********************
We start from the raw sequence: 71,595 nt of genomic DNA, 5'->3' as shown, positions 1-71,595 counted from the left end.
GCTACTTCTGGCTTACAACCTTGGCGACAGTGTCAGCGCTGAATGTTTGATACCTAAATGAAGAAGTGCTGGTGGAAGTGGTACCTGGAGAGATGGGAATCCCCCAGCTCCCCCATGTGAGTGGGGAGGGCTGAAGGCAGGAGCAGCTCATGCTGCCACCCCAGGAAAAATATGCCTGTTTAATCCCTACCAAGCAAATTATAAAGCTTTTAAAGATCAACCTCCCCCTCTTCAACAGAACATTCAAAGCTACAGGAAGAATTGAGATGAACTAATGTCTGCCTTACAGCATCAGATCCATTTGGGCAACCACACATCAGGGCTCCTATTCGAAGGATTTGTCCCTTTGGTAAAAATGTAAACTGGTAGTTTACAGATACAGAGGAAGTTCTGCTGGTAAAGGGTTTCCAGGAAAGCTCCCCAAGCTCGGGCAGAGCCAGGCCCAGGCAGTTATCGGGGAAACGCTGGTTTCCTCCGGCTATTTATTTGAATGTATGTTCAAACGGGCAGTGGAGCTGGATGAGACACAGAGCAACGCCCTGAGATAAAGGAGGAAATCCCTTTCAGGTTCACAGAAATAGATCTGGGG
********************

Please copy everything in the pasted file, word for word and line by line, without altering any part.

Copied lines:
We start from the raw sequence: 71,595 nt of genomic DNA, 5'->3' as shown, positions 1-71,595 counted from the left end.
GCTACTTCTGGCTTACAACCTTGGCGACAGTGTCAGCGCTGAATGTTTGATACCTAAATGAAGAAGTGCTGGTGGAAGTGGTACCTGGAGAGATGGGAATCCCCCAGCTCCCCCATGTGAGTGGGGAGGGCTGAAGGCAGGAGCAGCTCATGCTGCCACCCCAGGAAAAATATGCCTGTTTAATCCCTACCAAGCAAATTATAAAGCTTTTAAAGATCAACCTCCCCCTCTTCAACAGAACATTCAAAGCTACAGGAAGAATTGAGATGAACTAATGTCTGCCTTACAGCATCAGATCCATTTGGGCAACCACACATCAGGGCTCCTATTCGAAGGATTTGTCCCTTTGGTAAAAATGTAAACTGGTAGTTTACAGATACAGAGGAAGTTCTGCTGGTAAAGGGTTTCCAGGAAAGCTCCCCAAGCTCGGGCAGAGCCAGGCCCAGGCAGTTATCGGGGAAACGCTGGTTTCCTCCGGCTATTTATTTGAATGTATGTTCAAACGGGCAGTGGAGCTGGATGAGACACAGAGCAACGCCCTGAGATAAAGGAGGAAATCCCTTTCAGGTTCACAGAAATAGATCTGGGG